Richard Bell warns in the introduction to his ‘Bell’s Theorem’ that his thesis will be ‘ … conversational, playful, serious, tongue in cheek, moralistic, tolerant, sermonistic and informative’. Aboriginal culture, Bell believes, has become a commodity, slowly being digested by Western society. Within this system, Aboriginal artists are either ‘tribal’ people living in the ‘outback’ – whose work is fair game for appropriation – or ‘urban blacks’ whose cultural ‘authenticity’ has been disenfranchised by the brutal process of colonisation. Speaking as a member of the Murri community, Bell states, ‘ … Our culture was ripped from us and not much remains. Most of our languages have disappeared. We don’t have black or even dark skin. We don’t take shit from you.’ It was this philosophical bent that led to the formation of the radical collective proppaNOW in 2003, when a group of Brisbane-based Aboriginal artists, including Bell, Vernon Ah Kee and Tony Albert, decided to take matters into their own hands.
In Pay the rent, 2009, Bell reveals his activist roots, reinventing a land rights demonstration placard as a work of fine art. The self-proclaimed ‘enfant terrible’ of Australian art, Bell wilfully uses and abuses the sacred cows of painting from Jackson Pollock to Colin McCahon, describing his role as ‘ … very similar to Pablo Picasso’. His mantra is one of free artistic appropriation and influence, with the political ends justifying the artistic means. Closer to home, Bell’s paintings often make generic reference to the pictograms of rock art and desert painting. In Devine inspiration, 1993, a palimpsest of stencilled images and concentric circles is overwritten with an alphabet that begins with ‘Abos, Blacks, Coons … ’ – an ‘ABC’ of racist language particular to Australia. It concludes with a withering sequence of words damning the oppressors of Indigenous people as ‘ … Very Weak Xenophobic Yobbo Zookeepers’. Bell’s invective is tempered by humour, a strategy to sugarcoat the ideological pill, ensuring that his mouthful of political homily will stick in the throat.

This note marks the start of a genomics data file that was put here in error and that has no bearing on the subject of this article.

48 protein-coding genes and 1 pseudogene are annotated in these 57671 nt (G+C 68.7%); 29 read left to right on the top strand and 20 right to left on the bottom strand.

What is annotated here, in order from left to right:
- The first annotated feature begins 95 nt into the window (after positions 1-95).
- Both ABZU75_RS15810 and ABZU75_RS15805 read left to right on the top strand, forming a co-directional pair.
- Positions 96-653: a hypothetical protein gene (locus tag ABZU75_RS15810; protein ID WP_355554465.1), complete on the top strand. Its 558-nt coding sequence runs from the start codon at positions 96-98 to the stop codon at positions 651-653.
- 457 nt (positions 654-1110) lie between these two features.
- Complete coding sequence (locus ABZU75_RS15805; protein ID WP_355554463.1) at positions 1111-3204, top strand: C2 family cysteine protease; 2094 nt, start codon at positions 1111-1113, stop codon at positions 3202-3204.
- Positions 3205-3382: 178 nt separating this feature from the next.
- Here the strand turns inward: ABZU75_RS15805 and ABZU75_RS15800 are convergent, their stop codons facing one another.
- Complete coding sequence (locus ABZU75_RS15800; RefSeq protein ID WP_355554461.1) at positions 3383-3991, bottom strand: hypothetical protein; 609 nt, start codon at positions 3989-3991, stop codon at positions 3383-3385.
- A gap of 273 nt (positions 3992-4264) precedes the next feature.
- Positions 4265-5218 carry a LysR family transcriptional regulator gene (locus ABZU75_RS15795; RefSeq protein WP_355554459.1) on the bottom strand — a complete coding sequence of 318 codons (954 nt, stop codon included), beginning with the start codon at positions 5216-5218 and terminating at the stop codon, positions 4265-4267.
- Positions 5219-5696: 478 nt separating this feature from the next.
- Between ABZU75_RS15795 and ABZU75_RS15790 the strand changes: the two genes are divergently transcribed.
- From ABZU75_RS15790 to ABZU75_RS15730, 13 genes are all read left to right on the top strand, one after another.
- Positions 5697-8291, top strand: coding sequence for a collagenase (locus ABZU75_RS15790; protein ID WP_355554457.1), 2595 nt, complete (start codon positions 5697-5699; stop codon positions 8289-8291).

Bell assaults the many fronts of Australian racism, from its most covert manifestations to everyday forms, from nursery rhymes and remarks bandied around the schoolyard to the subversive use of language. Bell hijacks language, the vehicle of Western power, and drives it headlong into the class barriers that disenfranchise minority societies. As George Petelin has written, ‘ … Culture for [Bell] is not something of the past but part of a daily struggle’
Hetti Perkins in 'Tradition today: Indigenous art in Australia’, Art Gallery of New South Wales, Sydney, 2014